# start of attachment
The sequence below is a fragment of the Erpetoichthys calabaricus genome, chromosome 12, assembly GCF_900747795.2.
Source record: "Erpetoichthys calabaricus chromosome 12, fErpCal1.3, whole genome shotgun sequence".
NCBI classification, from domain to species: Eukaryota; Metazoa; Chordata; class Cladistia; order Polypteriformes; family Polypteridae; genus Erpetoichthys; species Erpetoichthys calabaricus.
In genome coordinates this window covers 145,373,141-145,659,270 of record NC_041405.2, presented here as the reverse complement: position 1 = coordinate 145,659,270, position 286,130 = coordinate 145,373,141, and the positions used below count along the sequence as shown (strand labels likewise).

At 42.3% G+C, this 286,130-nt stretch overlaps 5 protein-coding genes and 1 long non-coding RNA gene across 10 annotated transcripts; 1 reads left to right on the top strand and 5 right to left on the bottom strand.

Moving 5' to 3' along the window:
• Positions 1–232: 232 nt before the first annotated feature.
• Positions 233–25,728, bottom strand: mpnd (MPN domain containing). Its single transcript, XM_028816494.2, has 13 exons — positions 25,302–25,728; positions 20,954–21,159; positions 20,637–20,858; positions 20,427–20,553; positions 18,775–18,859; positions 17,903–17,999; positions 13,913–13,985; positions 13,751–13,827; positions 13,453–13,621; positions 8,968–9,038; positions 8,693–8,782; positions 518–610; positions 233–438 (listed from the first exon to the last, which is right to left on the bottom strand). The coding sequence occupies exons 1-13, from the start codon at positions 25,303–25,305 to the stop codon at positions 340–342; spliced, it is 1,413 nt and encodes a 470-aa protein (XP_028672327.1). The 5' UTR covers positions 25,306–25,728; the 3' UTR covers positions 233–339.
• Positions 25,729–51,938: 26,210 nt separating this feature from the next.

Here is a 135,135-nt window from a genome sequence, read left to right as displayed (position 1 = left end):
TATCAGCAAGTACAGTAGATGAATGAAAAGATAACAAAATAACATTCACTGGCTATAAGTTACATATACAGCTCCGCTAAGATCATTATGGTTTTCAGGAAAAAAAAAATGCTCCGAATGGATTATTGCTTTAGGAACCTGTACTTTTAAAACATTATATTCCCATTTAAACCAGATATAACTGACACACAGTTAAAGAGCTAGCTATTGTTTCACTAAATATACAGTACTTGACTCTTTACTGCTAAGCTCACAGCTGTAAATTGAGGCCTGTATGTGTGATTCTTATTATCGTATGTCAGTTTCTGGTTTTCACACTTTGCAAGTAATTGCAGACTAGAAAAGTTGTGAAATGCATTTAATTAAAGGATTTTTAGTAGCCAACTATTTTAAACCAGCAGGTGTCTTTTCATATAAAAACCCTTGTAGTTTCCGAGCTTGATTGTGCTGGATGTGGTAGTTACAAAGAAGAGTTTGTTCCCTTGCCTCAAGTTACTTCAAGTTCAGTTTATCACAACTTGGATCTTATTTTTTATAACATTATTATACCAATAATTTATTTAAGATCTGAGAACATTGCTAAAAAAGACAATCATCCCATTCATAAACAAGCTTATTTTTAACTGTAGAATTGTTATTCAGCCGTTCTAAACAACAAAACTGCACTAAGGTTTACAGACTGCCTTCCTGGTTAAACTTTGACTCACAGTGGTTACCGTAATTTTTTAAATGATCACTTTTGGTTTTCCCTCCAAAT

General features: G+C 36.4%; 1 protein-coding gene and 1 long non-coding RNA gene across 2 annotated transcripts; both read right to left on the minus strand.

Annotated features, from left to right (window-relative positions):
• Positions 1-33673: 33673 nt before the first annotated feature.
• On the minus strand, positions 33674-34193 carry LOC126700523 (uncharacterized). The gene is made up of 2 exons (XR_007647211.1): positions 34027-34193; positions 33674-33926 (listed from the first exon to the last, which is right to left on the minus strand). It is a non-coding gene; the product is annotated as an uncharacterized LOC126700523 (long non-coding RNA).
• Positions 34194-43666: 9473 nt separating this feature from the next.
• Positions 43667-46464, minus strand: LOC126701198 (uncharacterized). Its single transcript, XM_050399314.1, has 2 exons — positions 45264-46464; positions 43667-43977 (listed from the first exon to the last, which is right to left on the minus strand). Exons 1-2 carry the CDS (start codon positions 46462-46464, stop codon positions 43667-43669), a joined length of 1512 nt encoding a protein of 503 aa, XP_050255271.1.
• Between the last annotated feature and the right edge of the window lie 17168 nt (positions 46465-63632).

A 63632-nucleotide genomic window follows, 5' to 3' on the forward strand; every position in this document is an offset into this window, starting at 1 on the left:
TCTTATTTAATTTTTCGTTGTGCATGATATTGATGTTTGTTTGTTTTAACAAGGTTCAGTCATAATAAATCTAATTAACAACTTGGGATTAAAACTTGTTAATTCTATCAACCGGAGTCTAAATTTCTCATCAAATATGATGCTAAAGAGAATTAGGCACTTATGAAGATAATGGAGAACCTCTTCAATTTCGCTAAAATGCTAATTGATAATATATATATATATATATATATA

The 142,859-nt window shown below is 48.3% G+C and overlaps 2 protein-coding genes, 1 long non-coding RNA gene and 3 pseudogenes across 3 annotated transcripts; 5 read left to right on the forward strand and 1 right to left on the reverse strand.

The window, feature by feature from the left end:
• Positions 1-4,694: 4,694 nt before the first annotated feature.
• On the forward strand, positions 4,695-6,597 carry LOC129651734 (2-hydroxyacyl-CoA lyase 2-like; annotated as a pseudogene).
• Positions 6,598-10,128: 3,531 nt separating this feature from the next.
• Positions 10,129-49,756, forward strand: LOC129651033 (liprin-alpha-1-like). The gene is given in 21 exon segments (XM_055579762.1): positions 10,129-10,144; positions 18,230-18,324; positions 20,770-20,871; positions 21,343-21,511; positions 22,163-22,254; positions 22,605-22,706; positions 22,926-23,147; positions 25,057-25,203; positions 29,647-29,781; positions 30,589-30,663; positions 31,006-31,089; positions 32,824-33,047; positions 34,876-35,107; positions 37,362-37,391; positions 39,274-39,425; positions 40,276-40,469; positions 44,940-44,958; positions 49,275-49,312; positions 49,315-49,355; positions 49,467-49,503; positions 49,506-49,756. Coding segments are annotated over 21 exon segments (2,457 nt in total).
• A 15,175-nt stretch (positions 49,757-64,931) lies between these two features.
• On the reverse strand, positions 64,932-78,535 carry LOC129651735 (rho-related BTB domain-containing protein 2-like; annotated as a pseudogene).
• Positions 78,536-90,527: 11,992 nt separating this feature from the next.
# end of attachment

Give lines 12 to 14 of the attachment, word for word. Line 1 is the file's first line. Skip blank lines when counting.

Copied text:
General features: G+C 36.4%; 1 protein-coding gene and 1 long non-coding RNA gene across 2 annotated transcripts; both read right to left on the minus strand.

Annotated features, from left to right (window-relative positions):
• Positions 1-33673: 33673 nt before the first annotated feature.